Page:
Fireplaces from the British Embassy at Washington Find Their Way to the Market

By Candia Lutyens

Towards the end of last year, I was approached by a salvage dealer in the Washington DC area looking to sell a collection of eight Lutyens mantelpieces and several firebacks that he claimed came from the British Embassy in the city.

Ostensibly, the mantels bear all the hallmarks of a typical Lutyens design. They are made of a mix of marbles: while some are in a single colour, others have contrasting inserts. Their design is relatively simple as though intended for less formal spaces rather than grand public areas but they have a pleasing geometry and several have nice carved details. The firebacks are without question by Lutyens as they have the royal insignia of George V cast into them. They are virtually interchangeable with many firebacks in Rashtrapati Bhavan.

The larger issue is not whether it was Lutyens who designed these objects, but how they came to be in the hands of a dealer, and to what extent — and when — the embassy staff indulged in this apparent bout of institutional looting of a hugely important building.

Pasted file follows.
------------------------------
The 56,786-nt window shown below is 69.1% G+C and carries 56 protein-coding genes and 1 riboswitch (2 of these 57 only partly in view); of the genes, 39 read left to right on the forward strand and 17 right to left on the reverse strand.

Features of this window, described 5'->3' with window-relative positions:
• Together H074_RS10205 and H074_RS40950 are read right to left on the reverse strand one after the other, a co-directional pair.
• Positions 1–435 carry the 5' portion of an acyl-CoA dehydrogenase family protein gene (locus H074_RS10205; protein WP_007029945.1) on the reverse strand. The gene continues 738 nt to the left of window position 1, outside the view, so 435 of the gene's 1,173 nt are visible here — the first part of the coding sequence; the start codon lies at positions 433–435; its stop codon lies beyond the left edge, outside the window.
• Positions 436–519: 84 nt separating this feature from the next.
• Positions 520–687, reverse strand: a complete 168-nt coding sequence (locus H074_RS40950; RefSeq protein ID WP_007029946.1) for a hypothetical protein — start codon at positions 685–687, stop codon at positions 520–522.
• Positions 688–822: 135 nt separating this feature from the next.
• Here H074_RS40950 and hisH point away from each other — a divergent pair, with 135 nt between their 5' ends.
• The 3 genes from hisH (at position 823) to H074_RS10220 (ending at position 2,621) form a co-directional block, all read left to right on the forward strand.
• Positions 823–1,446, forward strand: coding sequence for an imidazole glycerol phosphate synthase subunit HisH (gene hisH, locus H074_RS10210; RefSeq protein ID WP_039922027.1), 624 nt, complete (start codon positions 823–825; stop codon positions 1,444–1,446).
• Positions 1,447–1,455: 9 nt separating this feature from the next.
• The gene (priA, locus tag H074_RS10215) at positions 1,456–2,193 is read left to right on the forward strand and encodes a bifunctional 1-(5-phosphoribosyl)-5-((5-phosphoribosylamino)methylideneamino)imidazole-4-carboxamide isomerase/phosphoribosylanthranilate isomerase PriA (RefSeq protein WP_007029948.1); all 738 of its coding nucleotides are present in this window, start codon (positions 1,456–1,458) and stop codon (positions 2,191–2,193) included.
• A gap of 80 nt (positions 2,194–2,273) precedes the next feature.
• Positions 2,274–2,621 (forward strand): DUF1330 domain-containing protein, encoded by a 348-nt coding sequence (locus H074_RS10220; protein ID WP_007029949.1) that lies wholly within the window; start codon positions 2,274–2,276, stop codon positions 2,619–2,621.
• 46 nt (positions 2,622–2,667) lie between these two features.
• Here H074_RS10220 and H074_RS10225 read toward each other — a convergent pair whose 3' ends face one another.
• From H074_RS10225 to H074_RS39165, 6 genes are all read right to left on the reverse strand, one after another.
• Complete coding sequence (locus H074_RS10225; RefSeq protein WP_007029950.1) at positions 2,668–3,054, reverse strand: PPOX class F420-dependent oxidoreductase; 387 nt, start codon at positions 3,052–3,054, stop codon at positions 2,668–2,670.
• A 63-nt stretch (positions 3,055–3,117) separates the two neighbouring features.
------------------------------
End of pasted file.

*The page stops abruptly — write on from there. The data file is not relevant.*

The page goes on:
Insofar as the Trust has been able to play detective and, on the basis of what the dealer has told me, it appears that the mantels and firebacks have been in storage for a very long time. It seems most likely therefore that they were removed around the time when the new chancery extension was built. (Designed by architect Eric Bedford and constructed between 1955 and 1961, this is an affront to the eyes of many who love Lutyens.) When this was built, the offices which had been in the original Lutyens building were moved to the new chancery. Parts of the old offices were converted to staff apartments and presumably the fireplaces were deemed surplus to requirements.

While it is not too difficult to see that this might have happened when Lutyens’s reputation hit its postwar nadir, it remains harder to conceive that embassy staff today could be so cavalier with part of our national heritage, particularly when such few Lutyens designs exist on American soil. That said, with hindsight, it is possible to be charitable and speculate that those charged with clearing out the storage at the time were unaware of what they were dealing with.

Nevertheless, the deed has been done. Fortunately, the dealer is a lifelong Lutyens fan and is very appreciative and understanding of what he now holds. The collection is available for a sum in the region of $40,000, and he would prefer to keep the pieces together in any sale. It is likely that they will be bought by an American designer or architect who will then distribute them among his or her clients. However, any interested party can get in touch with me about them as it is in the interests of anyone who loves Lutyens’s work to ensure they find the best possible home.

To contact Candia, please email her on or telephone her on +33 619 23 46 30.